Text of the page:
"Design, after all, is the art of finding a single solution to multiple desires."
Mark Wilson Jones on the Pantheon in Principles of Roman Architecture
We have filled this site with pictures of our work, prosaic and poetic. Enjoy them and perhaps you will respond to something you see and be curious to speak with us in more depth. The diversity and sheer amount of work reveal a great deal about us, but the pictures don't tell the full story; some words are also needed.
We've stayed small to concentrate our strengths of detailed attention and personal contact on each client. We pursue design with a wide vision to integrate the competing forces of practical, private, public and poetic desire into a single solution. Our commitment to our non-profit partners, addressing unmet social needs and sustainability with limited funds and our special staff is unwavering. We then use our construction backgrounds to carry these ideals and ideas into the real world and realize them by leading teams of good people.
Bob Duncan and Michael Wisniewski formed Duncan • Wisniewski Architecture in 1985 after enjoying working together in another firm. We shared a commitment to certain principles related to architecture, society, the realization of design as built work. and what would come to be called sustainability. Pursuing these ideals, we chose to remain a relatively small firm to devote our personal attention to clients and their projects. On any given project, big or small, either Bob or Michael will be the partner in charge and intimately involved from design through construction. Over the past decade we have developed a small, but very dynamic and talented staff who are taking us to the next level in our work. Our work ranges from small renovations to large structures and even entire neighborhoods.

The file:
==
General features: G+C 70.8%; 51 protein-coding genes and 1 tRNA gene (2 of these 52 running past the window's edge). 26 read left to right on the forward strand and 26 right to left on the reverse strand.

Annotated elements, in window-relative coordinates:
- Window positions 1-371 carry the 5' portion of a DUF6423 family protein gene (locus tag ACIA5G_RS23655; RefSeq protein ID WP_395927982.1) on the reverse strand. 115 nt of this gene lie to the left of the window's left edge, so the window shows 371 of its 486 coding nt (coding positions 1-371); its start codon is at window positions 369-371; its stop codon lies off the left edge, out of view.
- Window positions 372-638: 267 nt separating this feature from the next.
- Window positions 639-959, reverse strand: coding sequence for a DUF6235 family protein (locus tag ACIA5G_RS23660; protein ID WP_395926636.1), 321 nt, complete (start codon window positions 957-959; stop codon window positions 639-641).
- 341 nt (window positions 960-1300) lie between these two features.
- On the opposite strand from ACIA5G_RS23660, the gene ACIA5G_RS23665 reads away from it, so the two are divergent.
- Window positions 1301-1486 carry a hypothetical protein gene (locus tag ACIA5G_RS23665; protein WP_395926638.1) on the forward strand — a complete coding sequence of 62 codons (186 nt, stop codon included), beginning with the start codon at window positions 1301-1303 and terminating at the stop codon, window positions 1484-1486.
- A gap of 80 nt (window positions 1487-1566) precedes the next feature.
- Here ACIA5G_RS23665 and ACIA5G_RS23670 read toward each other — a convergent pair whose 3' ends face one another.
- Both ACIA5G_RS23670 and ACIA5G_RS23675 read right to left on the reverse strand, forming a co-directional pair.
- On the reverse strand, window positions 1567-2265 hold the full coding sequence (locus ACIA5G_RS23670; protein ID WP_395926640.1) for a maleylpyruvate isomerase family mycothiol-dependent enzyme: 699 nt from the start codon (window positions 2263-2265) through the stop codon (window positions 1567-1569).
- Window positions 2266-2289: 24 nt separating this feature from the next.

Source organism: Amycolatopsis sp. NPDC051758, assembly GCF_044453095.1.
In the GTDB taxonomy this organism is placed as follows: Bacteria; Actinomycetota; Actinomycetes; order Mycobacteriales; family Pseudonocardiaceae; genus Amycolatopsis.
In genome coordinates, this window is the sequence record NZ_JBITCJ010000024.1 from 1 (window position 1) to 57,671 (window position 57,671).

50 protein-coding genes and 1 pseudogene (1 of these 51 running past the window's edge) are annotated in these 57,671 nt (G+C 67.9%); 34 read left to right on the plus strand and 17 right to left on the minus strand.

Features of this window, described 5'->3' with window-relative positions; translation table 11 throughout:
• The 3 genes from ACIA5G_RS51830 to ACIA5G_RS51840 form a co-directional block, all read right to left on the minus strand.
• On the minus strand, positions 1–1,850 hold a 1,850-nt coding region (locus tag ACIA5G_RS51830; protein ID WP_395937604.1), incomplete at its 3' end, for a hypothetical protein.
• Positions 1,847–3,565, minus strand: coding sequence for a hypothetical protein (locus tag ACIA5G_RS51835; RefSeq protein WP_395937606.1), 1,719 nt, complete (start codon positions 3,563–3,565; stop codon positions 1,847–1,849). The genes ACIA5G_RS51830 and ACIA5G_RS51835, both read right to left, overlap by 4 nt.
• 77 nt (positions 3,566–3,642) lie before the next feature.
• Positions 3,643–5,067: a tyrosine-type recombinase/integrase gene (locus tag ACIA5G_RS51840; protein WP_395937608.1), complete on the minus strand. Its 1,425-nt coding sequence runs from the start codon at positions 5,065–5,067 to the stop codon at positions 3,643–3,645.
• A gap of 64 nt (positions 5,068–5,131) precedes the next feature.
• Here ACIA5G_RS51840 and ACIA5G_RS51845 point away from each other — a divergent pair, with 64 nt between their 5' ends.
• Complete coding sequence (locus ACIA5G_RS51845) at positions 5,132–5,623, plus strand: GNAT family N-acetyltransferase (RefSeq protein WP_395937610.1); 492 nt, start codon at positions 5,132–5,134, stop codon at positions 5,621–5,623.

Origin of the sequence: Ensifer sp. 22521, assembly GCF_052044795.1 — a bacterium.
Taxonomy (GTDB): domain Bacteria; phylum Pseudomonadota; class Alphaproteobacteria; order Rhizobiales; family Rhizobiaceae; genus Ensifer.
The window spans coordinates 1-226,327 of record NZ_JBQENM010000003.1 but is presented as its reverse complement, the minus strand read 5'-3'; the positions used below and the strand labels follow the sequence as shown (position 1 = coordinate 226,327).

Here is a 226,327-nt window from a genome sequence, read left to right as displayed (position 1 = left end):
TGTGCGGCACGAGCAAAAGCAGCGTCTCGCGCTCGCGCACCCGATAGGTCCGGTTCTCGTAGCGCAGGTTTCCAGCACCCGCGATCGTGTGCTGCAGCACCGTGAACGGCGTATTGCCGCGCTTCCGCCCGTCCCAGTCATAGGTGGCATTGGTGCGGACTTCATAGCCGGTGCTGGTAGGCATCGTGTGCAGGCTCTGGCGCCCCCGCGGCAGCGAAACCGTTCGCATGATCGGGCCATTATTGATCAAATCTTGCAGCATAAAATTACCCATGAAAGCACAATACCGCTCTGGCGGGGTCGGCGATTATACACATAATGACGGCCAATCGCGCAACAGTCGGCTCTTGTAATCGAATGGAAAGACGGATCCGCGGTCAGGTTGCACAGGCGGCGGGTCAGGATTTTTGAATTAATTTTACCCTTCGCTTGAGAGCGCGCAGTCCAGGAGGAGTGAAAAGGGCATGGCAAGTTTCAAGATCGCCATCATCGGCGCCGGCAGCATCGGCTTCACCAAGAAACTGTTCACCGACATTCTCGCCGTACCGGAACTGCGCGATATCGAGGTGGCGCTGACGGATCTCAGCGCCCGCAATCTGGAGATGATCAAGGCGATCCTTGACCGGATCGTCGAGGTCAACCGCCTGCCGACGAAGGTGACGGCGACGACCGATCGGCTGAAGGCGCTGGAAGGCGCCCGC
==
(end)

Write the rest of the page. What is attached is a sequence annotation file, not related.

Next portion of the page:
Design is not a linear process where a grand vision is articulated and the rest is just rote implementation while trying to prevent practical realities from intruding. It is more dynamic, full of feedback loops and revisions as layers of information that go far beyond the artistic are distilled down into a design. Design is elegant when the artistic and practical are welded into one; when, as quoted above, multiple desires are expressed in a single solution.
At the beginning of design we think of many things at the same time; program, site and context are in the foreground, but we are also looking down the road and using our experience to find solutions that will integrate vision with pesky reality.
A perfect example is a parking garage under a building which, per code, can be open or closed. Open is a visible and a thorny design element to address. Closed is hidden but needs ventilation which has upfront and operating costs as well as a long term negative carbon footprint for the electricity to run the ventilation. Either solution might be appropriate, but being aware of what seems to be a detail early in the process allows us to balance the design and energy equation early on and integrate the decision into the solution.